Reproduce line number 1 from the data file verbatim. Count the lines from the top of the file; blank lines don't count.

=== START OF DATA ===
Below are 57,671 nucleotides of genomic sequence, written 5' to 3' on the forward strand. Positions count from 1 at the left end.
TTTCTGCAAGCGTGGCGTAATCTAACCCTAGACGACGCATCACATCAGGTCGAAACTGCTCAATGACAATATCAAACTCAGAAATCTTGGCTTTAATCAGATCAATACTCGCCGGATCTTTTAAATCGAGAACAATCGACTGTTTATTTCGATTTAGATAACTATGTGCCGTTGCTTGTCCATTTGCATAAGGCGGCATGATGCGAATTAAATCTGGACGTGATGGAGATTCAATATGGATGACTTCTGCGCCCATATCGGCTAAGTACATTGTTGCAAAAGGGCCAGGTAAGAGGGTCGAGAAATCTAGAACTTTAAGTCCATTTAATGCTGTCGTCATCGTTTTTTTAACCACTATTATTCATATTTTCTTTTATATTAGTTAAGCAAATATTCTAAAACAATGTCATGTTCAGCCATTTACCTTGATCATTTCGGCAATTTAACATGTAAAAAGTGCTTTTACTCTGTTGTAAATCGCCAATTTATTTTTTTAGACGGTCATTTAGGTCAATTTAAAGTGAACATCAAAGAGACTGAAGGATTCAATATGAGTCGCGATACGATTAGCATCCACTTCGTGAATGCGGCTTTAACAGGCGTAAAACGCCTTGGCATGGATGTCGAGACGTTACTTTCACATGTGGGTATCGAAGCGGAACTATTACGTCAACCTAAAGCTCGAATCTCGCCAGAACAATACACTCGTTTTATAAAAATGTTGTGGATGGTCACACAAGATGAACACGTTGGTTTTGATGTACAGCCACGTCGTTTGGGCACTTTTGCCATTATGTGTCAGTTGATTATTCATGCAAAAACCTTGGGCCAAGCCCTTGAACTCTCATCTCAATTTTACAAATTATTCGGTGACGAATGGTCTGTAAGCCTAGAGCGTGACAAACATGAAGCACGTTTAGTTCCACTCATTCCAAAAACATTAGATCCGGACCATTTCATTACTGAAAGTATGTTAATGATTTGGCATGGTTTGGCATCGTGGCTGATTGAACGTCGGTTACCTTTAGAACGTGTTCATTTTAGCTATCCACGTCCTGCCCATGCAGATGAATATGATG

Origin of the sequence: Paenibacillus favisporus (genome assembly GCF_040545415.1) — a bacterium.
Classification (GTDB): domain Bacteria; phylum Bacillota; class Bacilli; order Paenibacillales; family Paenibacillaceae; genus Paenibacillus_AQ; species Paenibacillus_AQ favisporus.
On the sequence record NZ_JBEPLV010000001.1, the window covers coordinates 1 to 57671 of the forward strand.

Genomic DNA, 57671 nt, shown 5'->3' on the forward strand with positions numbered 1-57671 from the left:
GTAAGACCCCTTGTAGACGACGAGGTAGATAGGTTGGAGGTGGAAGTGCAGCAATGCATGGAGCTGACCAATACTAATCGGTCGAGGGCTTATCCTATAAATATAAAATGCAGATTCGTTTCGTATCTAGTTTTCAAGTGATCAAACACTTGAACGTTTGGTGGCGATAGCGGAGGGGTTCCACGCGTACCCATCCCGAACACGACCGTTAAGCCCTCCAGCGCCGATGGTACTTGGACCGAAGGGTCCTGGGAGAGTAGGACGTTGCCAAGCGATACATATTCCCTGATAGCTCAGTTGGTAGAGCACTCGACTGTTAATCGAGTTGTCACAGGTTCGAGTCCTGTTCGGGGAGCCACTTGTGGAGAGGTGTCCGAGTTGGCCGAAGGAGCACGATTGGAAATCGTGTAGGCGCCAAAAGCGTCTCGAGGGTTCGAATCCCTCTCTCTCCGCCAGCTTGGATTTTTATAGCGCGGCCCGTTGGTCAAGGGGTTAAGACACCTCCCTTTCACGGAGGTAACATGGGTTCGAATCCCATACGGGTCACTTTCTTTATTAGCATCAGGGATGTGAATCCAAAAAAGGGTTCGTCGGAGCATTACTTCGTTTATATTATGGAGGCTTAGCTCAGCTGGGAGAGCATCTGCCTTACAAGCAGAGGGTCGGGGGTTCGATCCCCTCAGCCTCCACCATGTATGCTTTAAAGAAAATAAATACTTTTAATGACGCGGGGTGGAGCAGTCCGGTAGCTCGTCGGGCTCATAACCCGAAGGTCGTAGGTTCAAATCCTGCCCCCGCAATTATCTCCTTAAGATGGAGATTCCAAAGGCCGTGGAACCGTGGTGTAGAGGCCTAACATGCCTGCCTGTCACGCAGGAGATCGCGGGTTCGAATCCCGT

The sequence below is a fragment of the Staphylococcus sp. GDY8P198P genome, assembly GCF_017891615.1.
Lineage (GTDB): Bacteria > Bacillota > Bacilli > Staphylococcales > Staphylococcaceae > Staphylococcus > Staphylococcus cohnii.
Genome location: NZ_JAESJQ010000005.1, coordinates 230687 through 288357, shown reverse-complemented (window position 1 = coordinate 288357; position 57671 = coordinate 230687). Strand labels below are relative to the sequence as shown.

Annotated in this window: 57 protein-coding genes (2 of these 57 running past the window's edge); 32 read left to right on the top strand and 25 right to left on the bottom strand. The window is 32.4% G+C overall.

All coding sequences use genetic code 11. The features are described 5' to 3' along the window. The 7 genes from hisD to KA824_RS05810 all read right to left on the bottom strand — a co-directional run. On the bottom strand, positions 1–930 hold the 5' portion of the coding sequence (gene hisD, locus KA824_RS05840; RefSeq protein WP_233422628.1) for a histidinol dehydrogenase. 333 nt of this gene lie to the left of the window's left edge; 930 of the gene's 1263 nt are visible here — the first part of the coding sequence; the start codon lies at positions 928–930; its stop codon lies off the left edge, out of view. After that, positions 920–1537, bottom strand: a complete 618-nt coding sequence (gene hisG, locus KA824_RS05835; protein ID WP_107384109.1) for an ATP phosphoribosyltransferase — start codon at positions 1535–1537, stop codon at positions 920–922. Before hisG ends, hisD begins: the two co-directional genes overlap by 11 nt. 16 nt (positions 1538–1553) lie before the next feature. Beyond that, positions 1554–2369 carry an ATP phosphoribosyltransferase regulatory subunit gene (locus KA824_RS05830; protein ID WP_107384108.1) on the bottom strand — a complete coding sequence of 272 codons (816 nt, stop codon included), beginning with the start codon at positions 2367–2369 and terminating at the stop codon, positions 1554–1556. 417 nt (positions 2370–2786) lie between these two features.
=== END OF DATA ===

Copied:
Below are 57,671 nucleotides of genomic sequence, written 5' to 3' on the forward strand. Positions count from 1 at the left end.